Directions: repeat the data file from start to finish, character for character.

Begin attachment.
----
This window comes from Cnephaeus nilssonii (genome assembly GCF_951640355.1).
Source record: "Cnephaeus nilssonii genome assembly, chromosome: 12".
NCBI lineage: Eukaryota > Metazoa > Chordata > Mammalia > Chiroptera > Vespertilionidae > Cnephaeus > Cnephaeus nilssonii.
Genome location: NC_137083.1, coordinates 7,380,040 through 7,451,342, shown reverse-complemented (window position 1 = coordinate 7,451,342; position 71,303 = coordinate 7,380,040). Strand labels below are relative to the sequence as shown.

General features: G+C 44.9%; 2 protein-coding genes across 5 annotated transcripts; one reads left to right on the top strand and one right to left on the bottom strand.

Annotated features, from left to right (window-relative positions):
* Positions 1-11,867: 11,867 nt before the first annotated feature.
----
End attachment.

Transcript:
This window comes from Cnephaeus nilssonii (genome assembly GCF_951640355.1).
Source record: "Cnephaeus nilssonii genome assembly, chromosome: 12".
NCBI lineage: Eukaryota > Metazoa > Chordata > Mammalia > Chiroptera > Vespertilionidae > Cnephaeus > Cnephaeus nilssonii.
Genome location: NC_137083.1, coordinates 7,380,040 through 7,451,342, shown reverse-complemented (window position 1 = coordinate 7,451,342; position 71,303 = coordinate 7,380,040). Strand labels below are relative to the sequence as shown.

General features: G+C 44.9%; 2 protein-coding genes across 5 annotated transcripts; one reads left to right on the top strand and one right to left on the bottom strand.

Annotated features, from left to right (window-relative positions):
* Positions 1-11,867: 11,867 nt before the first annotated feature.